By: Kirsty DePree
Last week, while worshipping at Marble Collegiate Church in New York City, I realized that we, as a congregation, have made a significant upgrade. While it was subtle and occurred over time, we have replaced an old way of doing things with a new paradigm. We have always had announcements, but we now spend a portion of that time welcoming those who worship with us online, via live streaming—people from 44 states and 23 countries. What once was just a congregation on 29th and 5th Ave. in New York City is now becoming a church for the world.
Some would deem this an upgrade. Others may question how the church they have come to know and love is still going to remain their own church. Any upgrade both opens opportunities for learning and exposes tensions or bugs that need to be addressed. The key is to navigate the upgrade in a way that brings forth acceptance, greater knowledge, and a clearer more focused way of doing things. Upgrades are intended to enhance, and yet if not introduced and taught well, they can leave some feeling frustrated or confused.
Upgrades also open up opportunities for questions. Some of the questions we at Marble Church are now engaging in are these:
- How do we do discipleship for a church that reaches out to the world?
- How do we offer pastoral care for those who are not in our neighborhood but consider Marble their church family?
- How do we celebrate the sacraments in a way that is both grace-filled and blessed with a global fabric of community?
Jesus told John the Baptist’s disciples that old wineskins were not appropriate for new wine. If new wine was poured into old skins, they would crack under the pressure. He instead encouraged them to put new wine into fresh wineskins, so that both old skins and new skins would keep in good condition.
The wineskins are an age-old parable that can help congregants take a fresh look at congregational life. New wine, new ideas or upgrades, need places to reside where the flavor is enhanced, the richness experienced—places where the change can breathe. But the old wineskins can’t be ignored. When making an upgrade, one needs to pay attention to the operating system that has existed and then explore what changes need to take place for the church to retain its unique context, embody its theology and tradition, and at the same time be prepared and ready for what God may do.
I will be the first to admit that I’m not as computer savvy as I would like to be. In fact, I even get nervous when update announcements come across my screen telling me there’s something newer, better, and fresher. I find myself saying, “I like it the way it is.” But with some convincing from my husband (who is a computer guru), I oblige and install all the updates. And over time I realize that once I take the time to learn the new way of doing things, the updates are usually improvements.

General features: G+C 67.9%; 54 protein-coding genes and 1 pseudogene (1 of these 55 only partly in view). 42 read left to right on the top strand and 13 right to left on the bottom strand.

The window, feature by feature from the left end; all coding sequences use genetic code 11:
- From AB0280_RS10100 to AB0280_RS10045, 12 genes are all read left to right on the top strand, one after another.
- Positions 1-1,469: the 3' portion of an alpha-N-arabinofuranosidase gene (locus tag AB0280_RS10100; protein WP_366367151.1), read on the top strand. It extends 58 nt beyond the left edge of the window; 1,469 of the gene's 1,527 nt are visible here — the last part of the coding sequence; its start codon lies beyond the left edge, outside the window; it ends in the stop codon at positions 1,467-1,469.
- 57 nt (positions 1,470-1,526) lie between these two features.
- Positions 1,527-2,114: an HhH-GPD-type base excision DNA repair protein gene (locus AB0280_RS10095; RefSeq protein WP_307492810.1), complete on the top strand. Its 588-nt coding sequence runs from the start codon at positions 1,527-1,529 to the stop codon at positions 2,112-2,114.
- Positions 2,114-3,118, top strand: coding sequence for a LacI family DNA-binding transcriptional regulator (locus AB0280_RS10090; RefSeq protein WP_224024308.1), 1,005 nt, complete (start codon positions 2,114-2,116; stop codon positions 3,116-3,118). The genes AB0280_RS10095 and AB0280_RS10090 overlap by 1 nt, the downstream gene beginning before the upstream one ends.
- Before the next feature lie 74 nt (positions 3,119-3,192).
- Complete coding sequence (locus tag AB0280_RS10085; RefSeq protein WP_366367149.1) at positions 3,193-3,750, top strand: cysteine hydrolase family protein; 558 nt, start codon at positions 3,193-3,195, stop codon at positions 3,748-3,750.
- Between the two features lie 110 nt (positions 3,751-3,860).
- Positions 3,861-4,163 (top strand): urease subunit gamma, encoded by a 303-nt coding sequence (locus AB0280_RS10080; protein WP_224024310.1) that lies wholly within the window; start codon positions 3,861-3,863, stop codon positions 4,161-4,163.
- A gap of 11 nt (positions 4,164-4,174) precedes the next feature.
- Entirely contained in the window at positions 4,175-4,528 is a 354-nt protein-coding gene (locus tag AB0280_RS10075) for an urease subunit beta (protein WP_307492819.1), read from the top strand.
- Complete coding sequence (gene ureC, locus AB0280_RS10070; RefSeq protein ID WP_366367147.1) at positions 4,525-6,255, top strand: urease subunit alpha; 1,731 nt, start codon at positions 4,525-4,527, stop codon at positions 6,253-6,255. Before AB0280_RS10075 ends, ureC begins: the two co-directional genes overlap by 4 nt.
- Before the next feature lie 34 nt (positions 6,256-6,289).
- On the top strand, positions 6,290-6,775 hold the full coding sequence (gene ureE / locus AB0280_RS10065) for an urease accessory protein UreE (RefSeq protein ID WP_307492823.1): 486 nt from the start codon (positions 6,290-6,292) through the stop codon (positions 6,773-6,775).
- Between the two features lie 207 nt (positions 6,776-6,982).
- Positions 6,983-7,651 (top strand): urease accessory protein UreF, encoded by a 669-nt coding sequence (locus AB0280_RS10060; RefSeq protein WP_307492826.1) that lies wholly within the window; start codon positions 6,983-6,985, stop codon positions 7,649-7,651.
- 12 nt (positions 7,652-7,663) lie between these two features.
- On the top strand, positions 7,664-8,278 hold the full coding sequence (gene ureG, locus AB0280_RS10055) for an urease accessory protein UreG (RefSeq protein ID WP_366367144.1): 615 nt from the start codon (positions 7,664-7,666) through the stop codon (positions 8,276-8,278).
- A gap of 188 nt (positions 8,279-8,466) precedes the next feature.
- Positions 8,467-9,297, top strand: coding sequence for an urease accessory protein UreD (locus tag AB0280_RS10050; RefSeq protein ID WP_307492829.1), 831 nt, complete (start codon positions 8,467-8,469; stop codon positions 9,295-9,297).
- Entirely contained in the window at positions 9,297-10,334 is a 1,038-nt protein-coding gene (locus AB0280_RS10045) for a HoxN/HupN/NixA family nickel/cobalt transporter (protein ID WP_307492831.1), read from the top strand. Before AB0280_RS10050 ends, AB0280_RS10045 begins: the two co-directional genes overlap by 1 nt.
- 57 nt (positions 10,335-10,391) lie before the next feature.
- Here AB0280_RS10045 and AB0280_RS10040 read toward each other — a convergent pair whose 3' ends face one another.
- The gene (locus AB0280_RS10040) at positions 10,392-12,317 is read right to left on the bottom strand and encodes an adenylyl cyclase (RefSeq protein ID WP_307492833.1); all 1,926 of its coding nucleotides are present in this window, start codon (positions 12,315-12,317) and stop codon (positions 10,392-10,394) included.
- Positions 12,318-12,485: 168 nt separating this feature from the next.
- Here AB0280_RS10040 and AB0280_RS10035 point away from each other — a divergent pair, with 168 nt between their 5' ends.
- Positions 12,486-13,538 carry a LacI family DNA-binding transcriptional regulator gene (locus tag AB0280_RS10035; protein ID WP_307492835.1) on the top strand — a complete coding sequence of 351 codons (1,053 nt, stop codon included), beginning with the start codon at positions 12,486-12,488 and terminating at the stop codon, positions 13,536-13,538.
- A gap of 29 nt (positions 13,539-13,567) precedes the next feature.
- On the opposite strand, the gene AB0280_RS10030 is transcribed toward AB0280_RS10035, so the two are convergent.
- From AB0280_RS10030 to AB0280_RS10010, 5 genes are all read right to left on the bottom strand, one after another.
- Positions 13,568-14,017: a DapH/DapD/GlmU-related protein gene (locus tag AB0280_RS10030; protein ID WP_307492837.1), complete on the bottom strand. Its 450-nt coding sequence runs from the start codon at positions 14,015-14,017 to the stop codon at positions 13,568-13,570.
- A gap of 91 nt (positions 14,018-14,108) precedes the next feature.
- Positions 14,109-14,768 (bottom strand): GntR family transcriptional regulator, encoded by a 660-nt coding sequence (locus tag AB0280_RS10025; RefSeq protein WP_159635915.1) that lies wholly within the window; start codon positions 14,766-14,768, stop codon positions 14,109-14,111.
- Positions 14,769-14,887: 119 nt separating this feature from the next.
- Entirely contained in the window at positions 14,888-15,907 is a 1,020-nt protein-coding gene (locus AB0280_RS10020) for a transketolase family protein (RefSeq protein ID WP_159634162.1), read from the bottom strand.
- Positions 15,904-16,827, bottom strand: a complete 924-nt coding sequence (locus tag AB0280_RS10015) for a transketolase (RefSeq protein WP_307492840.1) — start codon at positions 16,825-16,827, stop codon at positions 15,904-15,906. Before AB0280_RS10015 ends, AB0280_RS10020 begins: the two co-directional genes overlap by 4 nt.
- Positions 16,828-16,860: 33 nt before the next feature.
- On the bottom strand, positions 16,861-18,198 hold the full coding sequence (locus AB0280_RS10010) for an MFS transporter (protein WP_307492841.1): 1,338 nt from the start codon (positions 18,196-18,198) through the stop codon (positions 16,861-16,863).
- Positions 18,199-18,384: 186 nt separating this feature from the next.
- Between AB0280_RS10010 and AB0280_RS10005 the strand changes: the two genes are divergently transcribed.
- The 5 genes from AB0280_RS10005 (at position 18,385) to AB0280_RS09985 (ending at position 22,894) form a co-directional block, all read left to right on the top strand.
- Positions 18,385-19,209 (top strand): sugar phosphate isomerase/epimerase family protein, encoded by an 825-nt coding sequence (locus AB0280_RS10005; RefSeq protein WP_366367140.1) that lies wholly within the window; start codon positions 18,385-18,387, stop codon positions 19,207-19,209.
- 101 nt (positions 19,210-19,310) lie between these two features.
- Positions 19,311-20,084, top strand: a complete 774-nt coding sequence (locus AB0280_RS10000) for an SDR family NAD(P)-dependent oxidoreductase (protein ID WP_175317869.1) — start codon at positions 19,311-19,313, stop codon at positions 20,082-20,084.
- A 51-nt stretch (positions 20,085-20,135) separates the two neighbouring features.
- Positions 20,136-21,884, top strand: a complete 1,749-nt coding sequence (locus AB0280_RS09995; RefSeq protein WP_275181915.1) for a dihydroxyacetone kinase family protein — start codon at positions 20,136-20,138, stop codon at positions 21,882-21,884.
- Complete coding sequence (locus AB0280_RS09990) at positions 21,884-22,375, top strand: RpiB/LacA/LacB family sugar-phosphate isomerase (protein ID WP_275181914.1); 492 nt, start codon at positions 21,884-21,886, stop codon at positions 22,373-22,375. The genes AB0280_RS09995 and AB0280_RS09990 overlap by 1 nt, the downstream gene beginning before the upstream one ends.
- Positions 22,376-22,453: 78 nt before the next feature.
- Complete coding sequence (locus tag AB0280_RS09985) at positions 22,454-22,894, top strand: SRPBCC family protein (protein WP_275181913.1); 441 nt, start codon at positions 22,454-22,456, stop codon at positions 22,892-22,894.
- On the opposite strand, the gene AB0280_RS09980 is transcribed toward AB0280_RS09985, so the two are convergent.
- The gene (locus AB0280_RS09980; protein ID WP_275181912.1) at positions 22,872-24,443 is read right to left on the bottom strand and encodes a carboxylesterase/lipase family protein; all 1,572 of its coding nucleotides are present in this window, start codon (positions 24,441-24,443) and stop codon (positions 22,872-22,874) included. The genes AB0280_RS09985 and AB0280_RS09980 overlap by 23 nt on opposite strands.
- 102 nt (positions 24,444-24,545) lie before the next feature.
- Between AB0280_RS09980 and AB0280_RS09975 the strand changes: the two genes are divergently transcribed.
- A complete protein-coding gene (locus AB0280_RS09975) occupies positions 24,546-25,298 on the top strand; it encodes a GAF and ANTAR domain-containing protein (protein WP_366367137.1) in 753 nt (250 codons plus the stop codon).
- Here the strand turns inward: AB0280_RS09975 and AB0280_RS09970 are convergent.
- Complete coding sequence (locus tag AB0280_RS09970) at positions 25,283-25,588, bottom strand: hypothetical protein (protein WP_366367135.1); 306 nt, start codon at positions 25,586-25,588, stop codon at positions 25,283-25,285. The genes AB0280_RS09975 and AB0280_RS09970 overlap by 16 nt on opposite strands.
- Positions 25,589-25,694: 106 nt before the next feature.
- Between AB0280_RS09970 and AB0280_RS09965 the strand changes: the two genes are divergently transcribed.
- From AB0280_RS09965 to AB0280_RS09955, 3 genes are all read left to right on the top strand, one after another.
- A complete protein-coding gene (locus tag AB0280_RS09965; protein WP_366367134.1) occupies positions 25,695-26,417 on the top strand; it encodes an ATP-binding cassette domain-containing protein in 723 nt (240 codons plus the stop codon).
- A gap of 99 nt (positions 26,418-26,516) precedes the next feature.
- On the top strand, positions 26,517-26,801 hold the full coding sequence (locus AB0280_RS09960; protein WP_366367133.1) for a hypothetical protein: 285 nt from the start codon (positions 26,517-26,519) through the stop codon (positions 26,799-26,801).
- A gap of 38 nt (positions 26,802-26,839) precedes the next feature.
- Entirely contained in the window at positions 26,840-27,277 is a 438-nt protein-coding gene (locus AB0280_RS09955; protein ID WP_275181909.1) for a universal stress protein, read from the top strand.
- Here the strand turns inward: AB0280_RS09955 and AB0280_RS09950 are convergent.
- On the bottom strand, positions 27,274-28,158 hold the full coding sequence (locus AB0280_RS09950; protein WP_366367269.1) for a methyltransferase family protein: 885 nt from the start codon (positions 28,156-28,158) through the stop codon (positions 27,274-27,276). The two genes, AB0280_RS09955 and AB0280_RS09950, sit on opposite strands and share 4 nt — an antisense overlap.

Marble Collegiate Church is one of oldest churches in America. Yet we as a church continue to wonder how and when to press the refresh button to become a newer version of ourselves. To upgrade well, it is necessary to explore what needs to be added, tweaked, revised, and perhaps even deleted in order that the new body will be more colorful, fresher, faster, and more engaging. One person suggested that upgrading is the process of replacing a product with a newer version of the same product. In other words, new wine in new wineskins.
Neil Cole, well-known author, has tackled this subject of church upgrades in his book Church 3.0: Upgrades for the Future of the Church. He maintains that the universal church needs a complete upgrade to a new operating system, a shift from a program-driven and clergy-led institutionalized approach to one that is relational, simple, intimate, and viral. His hope is that the church is not seen as a program to reach out to the world, but as a people that bring God with them into the world. Cole has an inspiring vision for upgrading the church as the whole. However, each of us as congregants need to begin looking at our own traditional operating systems while exploring how God can do something fresh to bring our church into this new connected world.
The words from The Message translation of Isaiah 43:19 say, “Forget about what’s happened; don’t keep going over old history. Be alert, be present. I’m about to do something brand-new. It’s bursting out! Don’t you see it?” The mistake we sometimes make is thinking the work of upgrading is all about us. Notice God was ready to do a new thing in Isaiah’s day, and God is still doing a new thing today.
Our role is to see it, be open to it, and have the courage and faith to click the “Install” button. Who knows? We might be surprised at how well it runs.
Kirsty DePree is passionate about walking with others on their journey. In addition to serving as Minister of Congregational Care, she is also the pastoral advisor to Stephen Ministry and Women’s Ministry. Before arriving at Marble Collegiate Church, she served as the Coordinator of Discipleship for the Reformed Church in America (RCA) and also served as a minister in three different RCA congregations in Michigan. Rev. DePree attended Western Theological Seminary and Hope College. She is married to Tim and has two children, Josh and Jeremy.